Do you have a profile on LinkedIn? If so, are you being followed without knowing it? On LinkedIn, you can follow anyone, even people who have absolutely no connection to you.
From a follower’s standpoint, this is good news. After all, maybe you have noticed someone on LinkedIn who regularly contributes great discussions or comments to a LinkedIn Group you are in, and you don’t want to miss anything they post. When I first started using LinkedIn regularly, I began following someone who kept posting excellent tips for using LinkedIn. This helped immensely as I soaked up everything I could to learn all the great features of LinkedIn.
How does this particular feature affect those being unknowingly followed on LinkedIn? First of all, how do you even know if you are being followed? To find out, go to a LinkedIn Group you belong to, and click on the “Members” tab. You will see yourself at the top of the list. Under your shortened profile, there is a blue link to your followers, and it says the number of them. If the number of followers is greater than the number of LinkedIn connections you have, you are being followed by someone you likely don’t know! Click on the link, and a list of all your followers will appear. The people who are not identified as a “1st” connection are your secret admirers!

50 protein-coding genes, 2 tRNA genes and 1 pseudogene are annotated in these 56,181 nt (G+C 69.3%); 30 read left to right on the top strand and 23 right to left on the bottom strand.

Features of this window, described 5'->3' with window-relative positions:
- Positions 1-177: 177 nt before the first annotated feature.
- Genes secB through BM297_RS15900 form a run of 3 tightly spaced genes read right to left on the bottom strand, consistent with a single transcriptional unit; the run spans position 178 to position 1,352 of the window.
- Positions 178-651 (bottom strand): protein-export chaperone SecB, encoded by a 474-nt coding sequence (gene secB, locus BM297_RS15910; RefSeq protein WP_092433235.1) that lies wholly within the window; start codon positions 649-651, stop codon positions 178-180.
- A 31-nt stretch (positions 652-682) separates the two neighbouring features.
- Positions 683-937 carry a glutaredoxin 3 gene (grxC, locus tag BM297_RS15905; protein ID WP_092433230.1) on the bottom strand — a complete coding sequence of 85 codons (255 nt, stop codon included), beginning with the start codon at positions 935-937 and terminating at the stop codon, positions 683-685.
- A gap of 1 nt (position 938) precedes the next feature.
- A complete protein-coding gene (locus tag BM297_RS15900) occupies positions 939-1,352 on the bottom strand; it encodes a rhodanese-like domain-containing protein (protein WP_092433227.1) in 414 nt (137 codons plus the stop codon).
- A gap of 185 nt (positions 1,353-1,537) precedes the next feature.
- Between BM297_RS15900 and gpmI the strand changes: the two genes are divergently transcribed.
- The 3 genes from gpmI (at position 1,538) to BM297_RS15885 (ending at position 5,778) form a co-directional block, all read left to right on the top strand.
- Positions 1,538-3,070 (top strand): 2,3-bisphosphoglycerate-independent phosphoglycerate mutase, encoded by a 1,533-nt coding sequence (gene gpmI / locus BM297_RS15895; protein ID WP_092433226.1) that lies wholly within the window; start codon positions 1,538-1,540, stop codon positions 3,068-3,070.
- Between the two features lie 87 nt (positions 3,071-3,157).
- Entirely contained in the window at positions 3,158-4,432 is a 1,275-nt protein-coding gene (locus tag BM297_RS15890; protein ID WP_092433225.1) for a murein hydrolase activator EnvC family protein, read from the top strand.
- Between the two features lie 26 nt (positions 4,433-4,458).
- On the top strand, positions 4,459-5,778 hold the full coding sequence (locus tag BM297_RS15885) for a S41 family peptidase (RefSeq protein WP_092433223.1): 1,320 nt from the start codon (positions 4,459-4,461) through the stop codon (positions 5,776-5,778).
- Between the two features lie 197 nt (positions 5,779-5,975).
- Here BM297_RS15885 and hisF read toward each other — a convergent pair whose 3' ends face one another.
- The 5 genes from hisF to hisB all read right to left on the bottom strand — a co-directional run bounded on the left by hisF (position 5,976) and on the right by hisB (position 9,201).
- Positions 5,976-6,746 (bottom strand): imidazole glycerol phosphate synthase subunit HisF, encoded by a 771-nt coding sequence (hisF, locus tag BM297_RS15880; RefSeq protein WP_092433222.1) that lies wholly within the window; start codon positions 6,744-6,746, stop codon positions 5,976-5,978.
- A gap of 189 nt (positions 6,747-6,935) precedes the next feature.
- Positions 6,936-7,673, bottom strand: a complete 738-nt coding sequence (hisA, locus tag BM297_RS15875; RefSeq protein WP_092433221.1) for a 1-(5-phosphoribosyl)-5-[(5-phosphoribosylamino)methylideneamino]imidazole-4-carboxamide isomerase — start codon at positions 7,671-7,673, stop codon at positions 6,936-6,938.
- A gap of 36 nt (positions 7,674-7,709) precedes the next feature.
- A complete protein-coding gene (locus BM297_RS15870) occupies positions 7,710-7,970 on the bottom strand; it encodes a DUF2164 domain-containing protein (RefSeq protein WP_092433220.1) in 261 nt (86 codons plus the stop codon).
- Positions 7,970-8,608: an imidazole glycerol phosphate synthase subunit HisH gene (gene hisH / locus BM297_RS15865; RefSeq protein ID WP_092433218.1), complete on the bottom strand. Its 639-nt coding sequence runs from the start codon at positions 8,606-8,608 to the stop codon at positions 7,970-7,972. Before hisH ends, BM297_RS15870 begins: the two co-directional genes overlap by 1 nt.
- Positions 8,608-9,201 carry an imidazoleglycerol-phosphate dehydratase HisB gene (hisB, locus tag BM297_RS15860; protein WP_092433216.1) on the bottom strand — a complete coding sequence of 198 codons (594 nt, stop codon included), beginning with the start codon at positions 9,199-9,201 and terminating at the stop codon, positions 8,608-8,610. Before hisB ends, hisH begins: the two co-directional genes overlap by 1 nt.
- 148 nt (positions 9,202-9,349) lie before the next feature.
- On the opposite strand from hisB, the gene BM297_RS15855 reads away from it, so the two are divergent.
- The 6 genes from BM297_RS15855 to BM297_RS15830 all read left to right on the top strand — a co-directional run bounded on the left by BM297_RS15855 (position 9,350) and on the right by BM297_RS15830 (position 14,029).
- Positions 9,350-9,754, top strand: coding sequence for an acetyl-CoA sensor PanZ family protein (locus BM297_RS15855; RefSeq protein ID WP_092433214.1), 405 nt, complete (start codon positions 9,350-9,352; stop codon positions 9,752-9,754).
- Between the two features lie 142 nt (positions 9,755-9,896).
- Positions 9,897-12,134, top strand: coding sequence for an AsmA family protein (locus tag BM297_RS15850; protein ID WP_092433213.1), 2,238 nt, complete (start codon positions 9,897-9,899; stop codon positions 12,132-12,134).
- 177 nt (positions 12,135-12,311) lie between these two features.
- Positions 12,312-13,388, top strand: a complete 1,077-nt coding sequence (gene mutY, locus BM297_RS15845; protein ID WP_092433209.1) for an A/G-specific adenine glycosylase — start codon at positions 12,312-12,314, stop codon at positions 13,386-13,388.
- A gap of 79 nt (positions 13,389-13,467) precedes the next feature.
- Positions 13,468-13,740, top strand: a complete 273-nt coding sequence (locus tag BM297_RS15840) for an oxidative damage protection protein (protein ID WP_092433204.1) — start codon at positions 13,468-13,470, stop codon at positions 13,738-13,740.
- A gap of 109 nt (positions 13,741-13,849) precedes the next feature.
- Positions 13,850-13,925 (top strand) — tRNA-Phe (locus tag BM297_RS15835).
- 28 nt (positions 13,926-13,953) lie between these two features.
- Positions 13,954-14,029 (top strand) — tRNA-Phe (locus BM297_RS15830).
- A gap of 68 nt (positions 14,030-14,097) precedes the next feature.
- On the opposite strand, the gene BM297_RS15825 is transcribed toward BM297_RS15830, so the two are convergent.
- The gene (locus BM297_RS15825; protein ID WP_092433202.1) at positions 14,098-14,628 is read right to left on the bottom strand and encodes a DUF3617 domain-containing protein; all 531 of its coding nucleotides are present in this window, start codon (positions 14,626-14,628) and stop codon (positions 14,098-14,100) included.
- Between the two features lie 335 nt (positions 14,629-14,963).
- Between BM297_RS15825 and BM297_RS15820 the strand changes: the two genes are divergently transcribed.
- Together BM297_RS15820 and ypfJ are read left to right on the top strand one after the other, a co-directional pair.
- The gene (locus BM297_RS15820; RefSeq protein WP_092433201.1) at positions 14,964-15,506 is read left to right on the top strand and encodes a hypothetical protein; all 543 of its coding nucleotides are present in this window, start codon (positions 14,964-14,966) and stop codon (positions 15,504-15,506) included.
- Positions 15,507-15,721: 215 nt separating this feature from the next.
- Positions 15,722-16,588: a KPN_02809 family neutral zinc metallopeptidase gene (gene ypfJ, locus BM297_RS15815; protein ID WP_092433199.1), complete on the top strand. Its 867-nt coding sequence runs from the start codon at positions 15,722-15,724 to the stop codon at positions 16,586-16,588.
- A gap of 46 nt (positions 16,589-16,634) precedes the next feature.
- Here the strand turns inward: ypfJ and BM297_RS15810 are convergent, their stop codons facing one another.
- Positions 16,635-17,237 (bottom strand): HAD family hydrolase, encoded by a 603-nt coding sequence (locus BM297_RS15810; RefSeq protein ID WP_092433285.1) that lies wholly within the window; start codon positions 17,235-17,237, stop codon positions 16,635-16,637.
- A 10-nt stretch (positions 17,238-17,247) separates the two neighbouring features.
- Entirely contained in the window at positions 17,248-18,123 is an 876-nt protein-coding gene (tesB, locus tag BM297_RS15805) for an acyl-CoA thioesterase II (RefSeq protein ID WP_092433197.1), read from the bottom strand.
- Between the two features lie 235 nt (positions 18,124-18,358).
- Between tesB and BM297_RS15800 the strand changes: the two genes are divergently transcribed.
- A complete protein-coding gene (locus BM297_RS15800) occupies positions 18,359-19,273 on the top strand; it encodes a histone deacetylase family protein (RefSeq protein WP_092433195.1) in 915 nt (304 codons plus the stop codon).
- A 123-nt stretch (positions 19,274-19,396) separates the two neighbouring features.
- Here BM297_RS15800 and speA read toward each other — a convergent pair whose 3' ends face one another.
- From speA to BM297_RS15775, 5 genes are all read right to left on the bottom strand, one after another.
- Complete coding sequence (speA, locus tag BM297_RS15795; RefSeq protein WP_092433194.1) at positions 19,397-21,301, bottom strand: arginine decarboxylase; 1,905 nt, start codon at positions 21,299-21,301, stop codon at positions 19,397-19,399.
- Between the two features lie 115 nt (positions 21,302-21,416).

Sometimes these people are listed as “2nd” connections. Click through to their profile to see how they are connected to you. This will be listed on the right side of their profile. More often, however, these people are listed as “Group” connections. Click through to their profile to see what groups you have in common with them. These will be listed on the right side of their profile.
Why is this important to know? You are on LinkedIn to network, right? Don’t you think people who are your secret admirers would like to network with you? After all, they have already taken a bold step by following you. This presents a golden opportunity!
Send these people invitations to connect on LinkedIn. Mention that you just realized they are following you and you see you are both connected to so-and-so, who is good friend or a co-worker or whatever. Or mention you see you are both members of such-and-such LinkedIn Group, and you feel that is a key group to belong to. Ask them if it would just make good sense for the two of you to connect. Remember, this is not a cold call – the person has already warmed up to you from afar.
Most of the time, these people will connect with you in a heartbeat. If they have liked your updates, they will also likely flatter you with some praise. For those who live or work near you, you might even want to follow up your connection with an invitation to meet for lunch or at a bookstore coffee shop.